What you’re sipping may be sabotaging your efforts to maintain a
healthy weight. The extra calories and additives in zero- to high-calorie
sodas, flavored waters and sports and energy drinks could be doing you
more harm than good. Understanding what’s in your drink will help
you make better choices.
Sports drinks are designed to replace the water and electrolytes that are
lost by sweating during vigorous exercise and activity. Most everyday
exercise routines do not require this type of replenishment. Sports drinks
are best avoided for mealtimes and daily hydration because they contain
extra calories and sugars that can sabotage weight loss efforts. Sports
drinks also can cause tooth decay in children.
Most experts agree that energy drinks are best avoided. They are loaded
with stimulants that can elevate your blood pressure and heart rate to
dangerous levels. Energy drinks contain high levels of caffeine—some
as much as 500 mg per serving, which is the amount of caffeine in 14 cans
of cola! While tolerance for caffeine and its effects vary from person
to person, most physicians agree that daily caffeine intake should not
be more than 200 mg.
Of particular concern is the growing use of energy drinks among children
and young adults. In adolescents, caffeine can cause anxiety and problems
with sleeping and digestion. Many young people confuse energy drinks with
sports drinks and think they are rehydrating themselves. The opposite
is actually true: the unhealthy levels of caffeine in these drinks can
Sweetened drinks add extra calories to your diet. Sugar and other sweeteners
are common in colas and other sodas, fruit punch, fruit juices, lemonade,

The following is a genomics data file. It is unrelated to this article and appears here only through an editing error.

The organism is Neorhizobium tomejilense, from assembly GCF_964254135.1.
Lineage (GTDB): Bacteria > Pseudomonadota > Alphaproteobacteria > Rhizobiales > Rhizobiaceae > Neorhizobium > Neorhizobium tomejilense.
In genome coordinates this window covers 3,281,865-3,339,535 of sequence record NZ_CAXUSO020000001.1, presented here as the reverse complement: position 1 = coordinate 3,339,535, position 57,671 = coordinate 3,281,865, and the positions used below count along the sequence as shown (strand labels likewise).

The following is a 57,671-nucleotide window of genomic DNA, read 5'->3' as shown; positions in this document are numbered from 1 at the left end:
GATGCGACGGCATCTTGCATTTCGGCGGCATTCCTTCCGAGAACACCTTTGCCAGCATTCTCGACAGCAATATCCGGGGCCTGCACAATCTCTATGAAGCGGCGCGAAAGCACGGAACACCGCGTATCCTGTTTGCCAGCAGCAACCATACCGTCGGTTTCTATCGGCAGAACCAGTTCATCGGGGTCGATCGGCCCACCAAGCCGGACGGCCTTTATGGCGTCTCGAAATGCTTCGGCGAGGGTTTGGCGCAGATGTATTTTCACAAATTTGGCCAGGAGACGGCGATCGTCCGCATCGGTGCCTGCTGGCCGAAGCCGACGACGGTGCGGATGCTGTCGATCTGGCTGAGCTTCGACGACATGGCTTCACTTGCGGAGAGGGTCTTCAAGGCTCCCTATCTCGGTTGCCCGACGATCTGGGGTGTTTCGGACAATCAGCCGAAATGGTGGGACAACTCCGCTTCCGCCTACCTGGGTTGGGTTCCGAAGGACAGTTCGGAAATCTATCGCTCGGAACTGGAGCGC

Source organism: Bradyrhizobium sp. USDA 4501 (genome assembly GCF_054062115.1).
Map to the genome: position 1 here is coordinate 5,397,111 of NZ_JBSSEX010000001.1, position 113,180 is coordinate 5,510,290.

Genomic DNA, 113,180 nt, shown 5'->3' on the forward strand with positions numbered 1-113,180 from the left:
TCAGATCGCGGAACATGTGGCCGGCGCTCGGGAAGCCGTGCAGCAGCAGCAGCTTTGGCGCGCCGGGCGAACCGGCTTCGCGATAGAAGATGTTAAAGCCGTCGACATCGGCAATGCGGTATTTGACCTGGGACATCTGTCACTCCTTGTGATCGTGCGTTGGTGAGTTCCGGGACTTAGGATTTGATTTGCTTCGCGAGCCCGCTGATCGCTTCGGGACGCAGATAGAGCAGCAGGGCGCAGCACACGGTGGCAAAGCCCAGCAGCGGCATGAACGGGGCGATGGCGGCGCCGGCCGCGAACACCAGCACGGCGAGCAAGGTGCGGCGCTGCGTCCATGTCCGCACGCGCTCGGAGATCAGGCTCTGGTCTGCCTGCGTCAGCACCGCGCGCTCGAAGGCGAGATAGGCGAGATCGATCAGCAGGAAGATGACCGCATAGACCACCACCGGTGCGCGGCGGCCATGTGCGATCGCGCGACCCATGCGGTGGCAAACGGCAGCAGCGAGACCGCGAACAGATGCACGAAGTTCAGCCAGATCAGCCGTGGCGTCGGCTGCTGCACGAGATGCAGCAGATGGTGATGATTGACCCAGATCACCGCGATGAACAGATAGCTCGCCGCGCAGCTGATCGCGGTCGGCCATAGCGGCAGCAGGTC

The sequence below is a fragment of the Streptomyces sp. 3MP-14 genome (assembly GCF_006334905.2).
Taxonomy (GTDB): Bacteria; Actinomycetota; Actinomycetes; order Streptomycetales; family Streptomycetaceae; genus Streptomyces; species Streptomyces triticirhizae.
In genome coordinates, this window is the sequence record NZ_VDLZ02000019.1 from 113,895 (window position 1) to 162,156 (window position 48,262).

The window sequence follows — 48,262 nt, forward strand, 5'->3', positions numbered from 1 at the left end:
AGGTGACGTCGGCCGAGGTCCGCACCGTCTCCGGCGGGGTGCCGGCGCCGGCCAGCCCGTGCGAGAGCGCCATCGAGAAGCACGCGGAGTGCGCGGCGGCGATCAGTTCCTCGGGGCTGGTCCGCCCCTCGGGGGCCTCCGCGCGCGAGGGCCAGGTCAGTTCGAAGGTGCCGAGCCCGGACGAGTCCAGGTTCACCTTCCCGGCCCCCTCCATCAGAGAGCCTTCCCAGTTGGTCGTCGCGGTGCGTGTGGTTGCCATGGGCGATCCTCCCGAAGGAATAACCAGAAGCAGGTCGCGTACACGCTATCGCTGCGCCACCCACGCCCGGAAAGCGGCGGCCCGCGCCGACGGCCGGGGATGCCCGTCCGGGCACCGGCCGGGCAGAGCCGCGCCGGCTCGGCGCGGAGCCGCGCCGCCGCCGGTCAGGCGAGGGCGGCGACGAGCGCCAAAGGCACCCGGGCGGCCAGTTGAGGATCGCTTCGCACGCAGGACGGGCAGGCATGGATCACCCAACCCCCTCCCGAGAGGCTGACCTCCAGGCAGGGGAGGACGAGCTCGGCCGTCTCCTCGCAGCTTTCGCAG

sweet tea and sports drinks. Substituting zero- or low-calorie drinks
for sugar-laden beverages can significantly reduce your calorie intake.
Know Your Nutrition Labels
Nutrition labels will help you know if a drink is sweetened or unsweetened.
Rest assured that the drink is sweetened if you see any of the following
on the label:
- High-fructose corn syrup
- Corn syrup
- Fruit juice concentrates
Hands down, your healthiest drink option is water. It’s recommended
you drink six to eight glasses every day. Try these tricks to add some
zip to your water without adding too many calories:
- Add a slice of lemon, lime or even orange for a citrus zing.
- Try sparkling water with natural lemon flavor (non-sweetened).
- Add a splash of fruit juice for flavor.
Other low- or zero-calorie options include:
- Unsweetened tea
- Low-calorie sodas
- Fat-free or 1 percent milk
The bottom line is to drink smart. Sweetened drinks add lots of calories to your diet, but have no nutritional
value. Read the labels on your beverages, choose lower-calorie options
and treat yourself to that favorite drink only now and then. For more
help, speak with a Registered Dietitian or call North Oaks Nutritional